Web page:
Sunday, April 28, 2013

North Korea: Revealed

Image: The Telegraph
The tyrannical state of North Korea is often described as a "blind spot" or a dark region of unknowns, within the context of the global theater. Even places where Americans aren't allowed or encouraged to go—Burma, Cuba, etc.—are still open to research and visuals. North Korea takes great pains to block out all outgoing information and preclude all incoming information.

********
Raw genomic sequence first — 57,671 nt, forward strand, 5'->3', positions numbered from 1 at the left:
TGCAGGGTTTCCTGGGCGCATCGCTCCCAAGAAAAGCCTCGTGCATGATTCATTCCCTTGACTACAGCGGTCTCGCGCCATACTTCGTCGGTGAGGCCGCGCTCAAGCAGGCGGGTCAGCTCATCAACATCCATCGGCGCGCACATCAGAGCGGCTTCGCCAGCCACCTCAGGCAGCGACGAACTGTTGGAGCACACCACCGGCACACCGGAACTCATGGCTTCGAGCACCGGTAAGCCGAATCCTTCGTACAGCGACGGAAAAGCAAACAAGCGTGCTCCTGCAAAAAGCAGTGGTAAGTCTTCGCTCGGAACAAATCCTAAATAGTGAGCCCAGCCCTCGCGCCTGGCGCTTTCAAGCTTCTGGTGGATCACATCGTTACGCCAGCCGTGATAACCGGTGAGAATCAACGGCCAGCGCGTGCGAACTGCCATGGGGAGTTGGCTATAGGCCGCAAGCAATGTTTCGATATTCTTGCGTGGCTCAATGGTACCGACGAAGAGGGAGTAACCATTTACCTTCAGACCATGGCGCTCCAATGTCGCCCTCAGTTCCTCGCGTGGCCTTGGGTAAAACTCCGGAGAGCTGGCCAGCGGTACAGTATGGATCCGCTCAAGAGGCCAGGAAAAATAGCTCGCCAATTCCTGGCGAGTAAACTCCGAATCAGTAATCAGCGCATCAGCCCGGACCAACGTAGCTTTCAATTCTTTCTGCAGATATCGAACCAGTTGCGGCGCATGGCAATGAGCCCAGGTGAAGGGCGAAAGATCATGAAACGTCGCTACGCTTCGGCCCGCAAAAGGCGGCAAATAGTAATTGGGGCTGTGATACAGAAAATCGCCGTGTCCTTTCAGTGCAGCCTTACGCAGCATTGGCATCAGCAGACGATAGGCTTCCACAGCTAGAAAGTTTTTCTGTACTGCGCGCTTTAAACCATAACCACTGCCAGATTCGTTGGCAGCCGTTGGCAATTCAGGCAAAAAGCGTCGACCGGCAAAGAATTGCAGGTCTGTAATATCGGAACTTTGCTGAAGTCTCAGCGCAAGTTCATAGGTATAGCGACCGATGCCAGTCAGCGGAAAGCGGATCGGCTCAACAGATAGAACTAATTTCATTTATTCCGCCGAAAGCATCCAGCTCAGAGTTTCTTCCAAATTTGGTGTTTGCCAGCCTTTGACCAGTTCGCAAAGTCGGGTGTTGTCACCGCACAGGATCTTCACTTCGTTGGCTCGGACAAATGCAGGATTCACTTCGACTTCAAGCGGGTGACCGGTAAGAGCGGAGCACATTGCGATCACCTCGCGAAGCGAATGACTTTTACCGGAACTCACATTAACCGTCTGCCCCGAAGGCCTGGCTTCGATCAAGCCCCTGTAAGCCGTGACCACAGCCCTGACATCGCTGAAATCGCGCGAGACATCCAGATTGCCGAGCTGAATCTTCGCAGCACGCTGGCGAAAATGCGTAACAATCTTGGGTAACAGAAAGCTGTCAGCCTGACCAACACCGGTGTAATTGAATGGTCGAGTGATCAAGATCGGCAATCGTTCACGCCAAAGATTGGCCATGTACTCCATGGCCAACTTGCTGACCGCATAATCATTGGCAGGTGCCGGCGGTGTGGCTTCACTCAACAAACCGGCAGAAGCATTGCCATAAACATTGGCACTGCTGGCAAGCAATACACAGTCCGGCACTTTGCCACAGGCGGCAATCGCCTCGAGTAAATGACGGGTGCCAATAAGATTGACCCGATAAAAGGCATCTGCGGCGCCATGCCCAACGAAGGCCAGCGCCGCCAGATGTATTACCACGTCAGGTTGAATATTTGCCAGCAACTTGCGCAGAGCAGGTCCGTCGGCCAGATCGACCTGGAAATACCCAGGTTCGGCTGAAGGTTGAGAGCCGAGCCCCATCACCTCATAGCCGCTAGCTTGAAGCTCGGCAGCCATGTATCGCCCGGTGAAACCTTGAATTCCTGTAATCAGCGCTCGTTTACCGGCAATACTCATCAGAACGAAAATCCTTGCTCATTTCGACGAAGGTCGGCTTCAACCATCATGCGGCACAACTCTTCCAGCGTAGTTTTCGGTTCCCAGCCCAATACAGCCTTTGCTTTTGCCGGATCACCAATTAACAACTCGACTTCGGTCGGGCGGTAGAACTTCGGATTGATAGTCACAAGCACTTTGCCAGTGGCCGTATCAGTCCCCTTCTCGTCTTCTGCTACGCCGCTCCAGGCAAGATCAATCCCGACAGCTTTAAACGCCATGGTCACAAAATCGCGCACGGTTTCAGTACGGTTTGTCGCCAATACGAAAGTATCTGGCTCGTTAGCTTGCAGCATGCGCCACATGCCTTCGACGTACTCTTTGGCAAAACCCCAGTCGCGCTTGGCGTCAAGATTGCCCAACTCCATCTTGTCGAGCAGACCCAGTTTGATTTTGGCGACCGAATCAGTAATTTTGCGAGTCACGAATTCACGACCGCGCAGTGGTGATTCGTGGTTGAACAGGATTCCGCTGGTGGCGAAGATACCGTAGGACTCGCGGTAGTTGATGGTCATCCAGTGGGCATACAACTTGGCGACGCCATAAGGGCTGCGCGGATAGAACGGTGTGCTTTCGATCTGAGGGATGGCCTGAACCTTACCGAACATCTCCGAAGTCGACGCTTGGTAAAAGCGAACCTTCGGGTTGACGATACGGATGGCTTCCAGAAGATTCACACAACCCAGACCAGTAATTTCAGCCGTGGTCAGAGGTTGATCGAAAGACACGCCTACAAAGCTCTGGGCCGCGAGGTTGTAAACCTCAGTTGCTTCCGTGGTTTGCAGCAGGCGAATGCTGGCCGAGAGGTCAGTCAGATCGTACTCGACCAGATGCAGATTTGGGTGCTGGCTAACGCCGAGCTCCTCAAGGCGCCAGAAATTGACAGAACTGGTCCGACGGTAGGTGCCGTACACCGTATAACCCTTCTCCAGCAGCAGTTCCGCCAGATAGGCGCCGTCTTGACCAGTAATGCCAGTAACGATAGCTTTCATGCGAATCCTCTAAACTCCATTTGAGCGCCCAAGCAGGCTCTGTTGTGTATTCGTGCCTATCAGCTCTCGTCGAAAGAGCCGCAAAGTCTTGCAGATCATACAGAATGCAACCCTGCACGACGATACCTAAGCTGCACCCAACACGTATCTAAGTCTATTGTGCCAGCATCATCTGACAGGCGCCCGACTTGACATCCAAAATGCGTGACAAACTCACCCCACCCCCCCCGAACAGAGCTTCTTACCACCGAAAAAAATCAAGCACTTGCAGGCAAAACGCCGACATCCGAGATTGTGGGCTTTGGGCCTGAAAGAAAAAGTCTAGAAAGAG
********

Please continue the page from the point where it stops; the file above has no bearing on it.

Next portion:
This is impossible, of course. The popular saying "information wants to be free" has no greater poster child for its campaign than the North Korean population. Within the last few years, defection rate has kicked up to 1,000-3,000 people annually, from only a few hundred per year in the '90s. What has made people so confident to break free and seek refuge elsewhere is the amount of information that has seeped through North Korea's borders. The totalitarian regime itself has inadvertently cultivated an apt audience: through mismanagement, pride, and gibbering insanity, the ruling family in Pyongyang has cut off international trade and refused emergency fuel supplies. Factories cannot run when electricity only turns on twice a year (to observe Kim Il-sung's and Kim Jong-il's birthdays), so they collapse and are stripped for parts. It is mandatory for workers to show up for the workday, even when there's nothing to do, and their food rations have been scaled back to unsustainable amounts. This has stoked resentment and desperation in the working class.